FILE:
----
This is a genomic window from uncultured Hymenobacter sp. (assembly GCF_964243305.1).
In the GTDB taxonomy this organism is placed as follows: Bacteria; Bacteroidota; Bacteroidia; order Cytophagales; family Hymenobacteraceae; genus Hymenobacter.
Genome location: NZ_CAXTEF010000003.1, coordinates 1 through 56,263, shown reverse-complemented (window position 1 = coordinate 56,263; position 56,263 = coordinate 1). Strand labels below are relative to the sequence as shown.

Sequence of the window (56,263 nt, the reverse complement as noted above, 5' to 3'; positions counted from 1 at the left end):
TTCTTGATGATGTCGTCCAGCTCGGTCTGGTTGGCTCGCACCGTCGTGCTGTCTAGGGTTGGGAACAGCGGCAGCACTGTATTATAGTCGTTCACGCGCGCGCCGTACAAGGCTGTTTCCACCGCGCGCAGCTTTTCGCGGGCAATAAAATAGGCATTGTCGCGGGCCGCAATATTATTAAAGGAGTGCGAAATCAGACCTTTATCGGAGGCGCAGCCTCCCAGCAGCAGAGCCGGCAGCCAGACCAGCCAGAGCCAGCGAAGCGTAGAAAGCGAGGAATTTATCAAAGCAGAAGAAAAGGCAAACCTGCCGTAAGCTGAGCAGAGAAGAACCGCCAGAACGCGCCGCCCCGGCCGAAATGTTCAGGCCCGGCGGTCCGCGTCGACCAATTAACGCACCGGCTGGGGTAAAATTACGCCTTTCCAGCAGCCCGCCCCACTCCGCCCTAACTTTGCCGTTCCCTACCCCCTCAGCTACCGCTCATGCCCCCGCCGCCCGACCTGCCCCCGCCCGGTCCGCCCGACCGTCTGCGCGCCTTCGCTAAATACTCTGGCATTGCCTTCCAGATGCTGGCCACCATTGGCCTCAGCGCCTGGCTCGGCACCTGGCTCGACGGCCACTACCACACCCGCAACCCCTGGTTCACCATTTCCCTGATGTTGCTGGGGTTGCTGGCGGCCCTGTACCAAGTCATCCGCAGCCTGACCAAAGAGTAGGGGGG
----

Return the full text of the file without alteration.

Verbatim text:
This is a genomic window from uncultured Hymenobacter sp. (assembly GCF_964243305.1).
In the GTDB taxonomy this organism is placed as follows: Bacteria; Bacteroidota; Bacteroidia; order Cytophagales; family Hymenobacteraceae; genus Hymenobacter.
Genome location: NZ_CAXTEF010000003.1, coordinates 1 through 56,263, shown reverse-complemented (window position 1 = coordinate 56,263; position 56,263 = coordinate 1). Strand labels below are relative to the sequence as shown.

Sequence of the window (56,263 nt, the reverse complement as noted above, 5' to 3'; positions counted from 1 at the left end):
TTCTTGATGATGTCGTCCAGCTCGGTCTGGTTGGCTCGCACCGTCGTGCTGTCTAGGGTTGGGAACAGCGGCAGCACTGTATTATAGTCGTTCACGCGCGCGCCGTACAAGGCTGTTTCCACCGCGCGCAGCTTTTCGCGGGCAATAAAATAGGCATTGTCGCGGGCCGCAATATTATTAAAGGAGTGCGAAATCAGACCTTTATCGGAGGCGCAGCCTCCCAGCAGCAGAGCCGGCAGCCAGACCAGCCAGAGCCAGCGAAGCGTAGAAAGCGAGGAATTTATCAAAGCAGAAGAAAAGGCAAACCTGCCGTAAGCTGAGCAGAGAAGAACCGCCAGAACGCGCCGCCCCGGCCGAAATGTTCAGGCCCGGCGGTCCGCGTCGACCAATTAACGCACCGGCTGGGGTAAAATTACGCCTTTCCAGCAGCCCGCCCCACTCCGCCCTAACTTTGCCGTTCCCTACCCCCTCAGCTACCGCTCATGCCCCCGCCGCCCGACCTGCCCCCGCCCGGTCCGCCCGACCGTCTGCGCGCCTTCGCTAAATACTCTGGCATTGCCTTCCAGATGCTGGCCACCATTGGCCTCAGCGCCTGGCTCGGCACCTGGCTCGACGGCCACTACCACACCCGCAACCCCTGGTTCACCATTTCCCTGATGTTGCTGGGGTTGCTGGCGGCCCTGTACCAAGTCATCCGCAGCCTGACCAAAGAGTAGGGGGG